The rumors were true – Groupe PSA and FCA have agreed to work on a 50/50 merger that will effectively lead to the creation of the fourth-largest automaker in the world, with 8.7 million cars sold annually. The plan is for shareholders of each company to own 50% of the equity of the newly combined automotive group, which is projected to achieve 80% of the synergies after four years and cut costs by approximately €2.8 billion ($3.12 billion at current exchange rates).
Based on the 2018 results of both companies, the merger will lead to combined revenues of nearly €170 billion ($189.7 billion) and a recurring operating profit of more than €11 billion ($12.2 billion). According to the agreed deal between the two parties, the merger between PSA and FCA will be done under a Dutch parent company, which will be listed on the New York Stock Exchange, Borsa Italiana (Milan), and Euronext (Paris).
Based on the agreement reached by the two automotive conglomerates, the synergies will not involve any plant closures. The newly formed board will have 11 members – five nominated by FCA, five by Groupe PSA, with Carlos Tavares as Chief Executive Officer for an initial five-year term and he would also be a member of the board.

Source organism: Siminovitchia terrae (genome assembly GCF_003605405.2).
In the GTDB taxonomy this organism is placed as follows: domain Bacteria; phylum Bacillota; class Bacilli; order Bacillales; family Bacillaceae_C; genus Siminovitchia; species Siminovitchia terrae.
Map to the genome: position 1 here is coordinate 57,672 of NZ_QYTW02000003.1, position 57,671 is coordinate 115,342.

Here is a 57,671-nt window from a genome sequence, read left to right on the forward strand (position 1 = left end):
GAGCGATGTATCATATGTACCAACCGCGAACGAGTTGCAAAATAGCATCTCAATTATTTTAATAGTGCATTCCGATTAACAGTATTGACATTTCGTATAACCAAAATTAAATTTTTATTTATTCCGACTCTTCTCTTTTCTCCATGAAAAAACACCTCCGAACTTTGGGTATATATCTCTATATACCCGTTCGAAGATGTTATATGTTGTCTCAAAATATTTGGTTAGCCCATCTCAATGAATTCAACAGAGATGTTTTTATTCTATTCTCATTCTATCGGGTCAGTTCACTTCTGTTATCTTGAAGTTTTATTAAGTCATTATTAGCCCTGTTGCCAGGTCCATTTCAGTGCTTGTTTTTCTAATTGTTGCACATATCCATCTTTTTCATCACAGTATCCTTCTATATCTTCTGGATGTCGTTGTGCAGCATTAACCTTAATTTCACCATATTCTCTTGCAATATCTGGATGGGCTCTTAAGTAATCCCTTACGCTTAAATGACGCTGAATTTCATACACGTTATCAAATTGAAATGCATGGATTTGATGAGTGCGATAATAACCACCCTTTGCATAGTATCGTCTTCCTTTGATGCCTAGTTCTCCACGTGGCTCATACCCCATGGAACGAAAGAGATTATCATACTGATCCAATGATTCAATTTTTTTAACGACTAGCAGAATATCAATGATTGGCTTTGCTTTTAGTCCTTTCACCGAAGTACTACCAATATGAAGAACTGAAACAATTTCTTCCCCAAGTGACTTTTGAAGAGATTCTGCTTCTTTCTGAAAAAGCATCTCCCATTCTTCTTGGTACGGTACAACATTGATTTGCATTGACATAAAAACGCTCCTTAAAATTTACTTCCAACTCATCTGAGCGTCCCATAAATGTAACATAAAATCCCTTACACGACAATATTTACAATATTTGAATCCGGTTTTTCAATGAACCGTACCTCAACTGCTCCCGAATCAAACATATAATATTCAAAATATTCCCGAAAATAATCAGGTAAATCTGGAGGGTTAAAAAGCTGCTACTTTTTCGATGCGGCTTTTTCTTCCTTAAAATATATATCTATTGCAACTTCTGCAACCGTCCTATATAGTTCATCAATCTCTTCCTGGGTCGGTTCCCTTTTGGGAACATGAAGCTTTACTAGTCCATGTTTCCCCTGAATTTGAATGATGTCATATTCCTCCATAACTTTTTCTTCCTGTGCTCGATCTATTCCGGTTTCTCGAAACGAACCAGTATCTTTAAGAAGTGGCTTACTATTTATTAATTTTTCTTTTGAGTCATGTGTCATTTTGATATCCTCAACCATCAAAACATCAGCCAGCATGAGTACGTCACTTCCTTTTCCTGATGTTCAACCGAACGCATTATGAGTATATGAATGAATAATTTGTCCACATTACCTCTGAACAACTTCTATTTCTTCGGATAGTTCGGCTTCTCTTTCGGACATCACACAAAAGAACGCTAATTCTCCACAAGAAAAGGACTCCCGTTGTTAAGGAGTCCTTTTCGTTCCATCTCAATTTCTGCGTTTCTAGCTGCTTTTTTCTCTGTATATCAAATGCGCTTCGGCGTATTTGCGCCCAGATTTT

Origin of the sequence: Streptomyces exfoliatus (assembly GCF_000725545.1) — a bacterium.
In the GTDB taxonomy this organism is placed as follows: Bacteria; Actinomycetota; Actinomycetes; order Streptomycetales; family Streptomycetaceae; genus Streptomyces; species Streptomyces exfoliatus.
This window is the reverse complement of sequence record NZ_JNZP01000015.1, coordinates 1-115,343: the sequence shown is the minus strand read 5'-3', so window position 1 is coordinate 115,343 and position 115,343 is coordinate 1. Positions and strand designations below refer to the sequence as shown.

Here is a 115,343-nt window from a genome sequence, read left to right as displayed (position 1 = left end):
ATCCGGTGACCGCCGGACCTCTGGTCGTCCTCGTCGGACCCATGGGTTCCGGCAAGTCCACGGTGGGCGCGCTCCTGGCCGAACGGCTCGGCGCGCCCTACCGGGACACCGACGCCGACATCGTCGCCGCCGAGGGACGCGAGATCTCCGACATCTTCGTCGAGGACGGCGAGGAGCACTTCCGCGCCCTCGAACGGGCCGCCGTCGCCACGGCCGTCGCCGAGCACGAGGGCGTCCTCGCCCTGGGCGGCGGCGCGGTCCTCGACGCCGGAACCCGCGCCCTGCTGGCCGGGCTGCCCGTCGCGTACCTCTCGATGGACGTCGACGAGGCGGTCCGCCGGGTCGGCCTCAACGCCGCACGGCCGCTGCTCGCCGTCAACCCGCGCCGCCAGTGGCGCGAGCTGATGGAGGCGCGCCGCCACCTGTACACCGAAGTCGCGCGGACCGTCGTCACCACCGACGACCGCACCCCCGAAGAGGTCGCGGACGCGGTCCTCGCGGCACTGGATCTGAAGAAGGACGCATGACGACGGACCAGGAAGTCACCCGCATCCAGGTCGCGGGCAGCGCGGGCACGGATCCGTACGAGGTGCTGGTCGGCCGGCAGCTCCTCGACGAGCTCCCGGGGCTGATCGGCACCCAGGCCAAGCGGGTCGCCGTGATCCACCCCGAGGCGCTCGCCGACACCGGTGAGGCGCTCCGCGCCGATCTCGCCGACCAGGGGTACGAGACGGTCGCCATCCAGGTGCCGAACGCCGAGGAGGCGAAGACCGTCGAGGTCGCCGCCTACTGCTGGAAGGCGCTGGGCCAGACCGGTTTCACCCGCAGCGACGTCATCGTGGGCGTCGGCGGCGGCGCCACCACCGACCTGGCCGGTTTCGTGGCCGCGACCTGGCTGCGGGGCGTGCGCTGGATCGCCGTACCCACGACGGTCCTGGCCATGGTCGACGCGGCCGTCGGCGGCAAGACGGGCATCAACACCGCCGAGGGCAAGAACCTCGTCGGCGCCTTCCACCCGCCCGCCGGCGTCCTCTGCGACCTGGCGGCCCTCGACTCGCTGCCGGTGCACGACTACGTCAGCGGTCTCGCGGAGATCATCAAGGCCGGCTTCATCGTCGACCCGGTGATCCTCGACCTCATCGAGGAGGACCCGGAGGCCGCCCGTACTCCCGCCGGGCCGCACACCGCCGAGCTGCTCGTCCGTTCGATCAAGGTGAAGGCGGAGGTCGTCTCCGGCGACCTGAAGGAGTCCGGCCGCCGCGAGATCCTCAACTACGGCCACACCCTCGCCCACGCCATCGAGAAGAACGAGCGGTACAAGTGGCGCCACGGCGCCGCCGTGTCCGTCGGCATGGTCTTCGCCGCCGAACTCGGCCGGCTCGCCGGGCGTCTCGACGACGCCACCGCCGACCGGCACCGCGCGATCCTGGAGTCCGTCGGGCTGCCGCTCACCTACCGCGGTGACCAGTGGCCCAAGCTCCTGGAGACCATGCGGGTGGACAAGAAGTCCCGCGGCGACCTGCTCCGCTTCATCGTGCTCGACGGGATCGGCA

As a refresher, Opel and Vauxhall are both underneath PSA's umbrella as the two brands were acquired from General Motors back in 2017. The newly created automotive mammoth resulted from the PSA-FCA merger will undoubtedly bring some huge changes to the industry as they'll be looking to cut costs and optimize product offerings to synchronize lineups across all brands.
Before shaking hands with Groupe PSA, FCA almost inked a deal a few months ago with Renault to work on a 50/50 merger, but the plan ultimately fell through due to rather unclear "political conditions."